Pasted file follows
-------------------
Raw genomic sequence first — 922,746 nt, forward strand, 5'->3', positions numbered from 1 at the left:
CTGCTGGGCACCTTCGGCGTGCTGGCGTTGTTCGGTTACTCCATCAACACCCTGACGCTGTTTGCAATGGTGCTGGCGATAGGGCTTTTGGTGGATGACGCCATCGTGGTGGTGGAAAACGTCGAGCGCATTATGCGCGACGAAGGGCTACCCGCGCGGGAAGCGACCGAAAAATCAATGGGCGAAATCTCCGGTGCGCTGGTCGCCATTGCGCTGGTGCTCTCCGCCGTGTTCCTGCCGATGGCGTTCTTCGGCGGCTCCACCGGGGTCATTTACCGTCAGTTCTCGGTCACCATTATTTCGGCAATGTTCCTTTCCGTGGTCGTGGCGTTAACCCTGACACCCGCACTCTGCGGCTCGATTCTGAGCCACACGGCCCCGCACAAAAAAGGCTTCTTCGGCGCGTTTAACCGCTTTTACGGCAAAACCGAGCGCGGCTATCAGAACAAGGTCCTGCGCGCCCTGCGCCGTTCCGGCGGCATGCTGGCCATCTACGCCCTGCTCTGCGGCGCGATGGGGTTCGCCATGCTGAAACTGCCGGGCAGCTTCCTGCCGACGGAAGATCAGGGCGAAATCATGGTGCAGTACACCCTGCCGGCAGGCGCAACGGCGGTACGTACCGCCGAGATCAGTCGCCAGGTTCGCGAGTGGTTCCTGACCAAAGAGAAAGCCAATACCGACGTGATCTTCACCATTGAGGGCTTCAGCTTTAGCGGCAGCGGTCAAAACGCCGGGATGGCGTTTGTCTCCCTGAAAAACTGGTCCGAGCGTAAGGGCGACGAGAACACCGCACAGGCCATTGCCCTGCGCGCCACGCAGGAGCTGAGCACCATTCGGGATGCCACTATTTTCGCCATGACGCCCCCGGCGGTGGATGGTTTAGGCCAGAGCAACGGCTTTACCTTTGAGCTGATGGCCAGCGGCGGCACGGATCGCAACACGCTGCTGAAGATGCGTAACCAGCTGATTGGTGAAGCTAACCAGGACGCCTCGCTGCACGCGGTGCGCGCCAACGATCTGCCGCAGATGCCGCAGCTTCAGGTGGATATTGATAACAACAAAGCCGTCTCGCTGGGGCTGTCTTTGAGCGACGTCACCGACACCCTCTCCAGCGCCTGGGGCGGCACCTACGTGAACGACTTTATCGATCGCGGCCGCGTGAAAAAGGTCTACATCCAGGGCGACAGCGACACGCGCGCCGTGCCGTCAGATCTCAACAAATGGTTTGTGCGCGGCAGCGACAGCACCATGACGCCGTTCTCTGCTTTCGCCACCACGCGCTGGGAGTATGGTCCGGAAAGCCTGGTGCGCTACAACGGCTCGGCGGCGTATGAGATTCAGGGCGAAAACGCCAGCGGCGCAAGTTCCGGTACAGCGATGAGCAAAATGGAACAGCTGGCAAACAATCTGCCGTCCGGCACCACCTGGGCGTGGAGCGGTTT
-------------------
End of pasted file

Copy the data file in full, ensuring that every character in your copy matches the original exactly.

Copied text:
Raw genomic sequence first — 922,746 nt, forward strand, 5'->3', positions numbered from 1 at the left:
CTGCTGGGCACCTTCGGCGTGCTGGCGTTGTTCGGTTACTCCATCAACACCCTGACGCTGTTTGCAATGGTGCTGGCGATAGGGCTTTTGGTGGATGACGCCATCGTGGTGGTGGAAAACGTCGAGCGCATTATGCGCGACGAAGGGCTACCCGCGCGGGAAGCGACCGAAAAATCAATGGGCGAAATCTCCGGTGCGCTGGTCGCCATTGCGCTGGTGCTCTCCGCCGTGTTCCTGCCGATGGCGTTCTTCGGCGGCTCCACCGGGGTCATTTACCGTCAGTTCTCGGTCACCATTATTTCGGCAATGTTCCTTTCCGTGGTCGTGGCGTTAACCCTGACACCCGCACTCTGCGGCTCGATTCTGAGCCACACGGCCCCGCACAAAAAAGGCTTCTTCGGCGCGTTTAACCGCTTTTACGGCAAAACCGAGCGCGGCTATCAGAACAAGGTCCTGCGCGCCCTGCGCCGTTCCGGCGGCATGCTGGCCATCTACGCCCTGCTCTGCGGCGCGATGGGGTTCGCCATGCTGAAACTGCCGGGCAGCTTCCTGCCGACGGAAGATCAGGGCGAAATCATGGTGCAGTACACCCTGCCGGCAGGCGCAACGGCGGTACGTACCGCCGAGATCAGTCGCCAGGTTCGCGAGTGGTTCCTGACCAAAGAGAAAGCCAATACCGACGTGATCTTCACCATTGAGGGCTTCAGCTTTAGCGGCAGCGGTCAAAACGCCGGGATGGCGTTTGTCTCCCTGAAAAACTGGTCCGAGCGTAAGGGCGACGAGAACACCGCACAGGCCATTGCCCTGCGCGCCACGCAGGAGCTGAGCACCATTCGGGATGCCACTATTTTCGCCATGACGCCCCCGGCGGTGGATGGTTTAGGCCAGAGCAACGGCTTTACCTTTGAGCTGATGGCCAGCGGCGGCACGGATCGCAACACGCTGCTGAAGATGCGTAACCAGCTGATTGGTGAAGCTAACCAGGACGCCTCGCTGCACGCGGTGCGCGCCAACGATCTGCCGCAGATGCCGCAGCTTCAGGTGGATATTGATAACAACAAAGCCGTCTCGCTGGGGCTGTCTTTGAGCGACGTCACCGACACCCTCTCCAGCGCCTGGGGCGGCACCTACGTGAACGACTTTATCGATCGCGGCCGCGTGAAAAAGGTCTACATCCAGGGCGACAGCGACACGCGCGCCGTGCCGTCAGATCTCAACAAATGGTTTGTGCGCGGCAGCGACAGCACCATGACGCCGTTCTCTGCTTTCGCCACCACGCGCTGGGAGTATGGTCCGGAAAGCCTGGTGCGCTACAACGGCTCGGCGGCGTATGAGATTCAGGGCGAAAACGCCAGCGGCGCAAGTTCCGGTACAGCGATGAGCAAAATGGAACAGCTGGCAAACAATCTGCCGTCCGGCACCACCTGGGCGTGGAGCGGTTT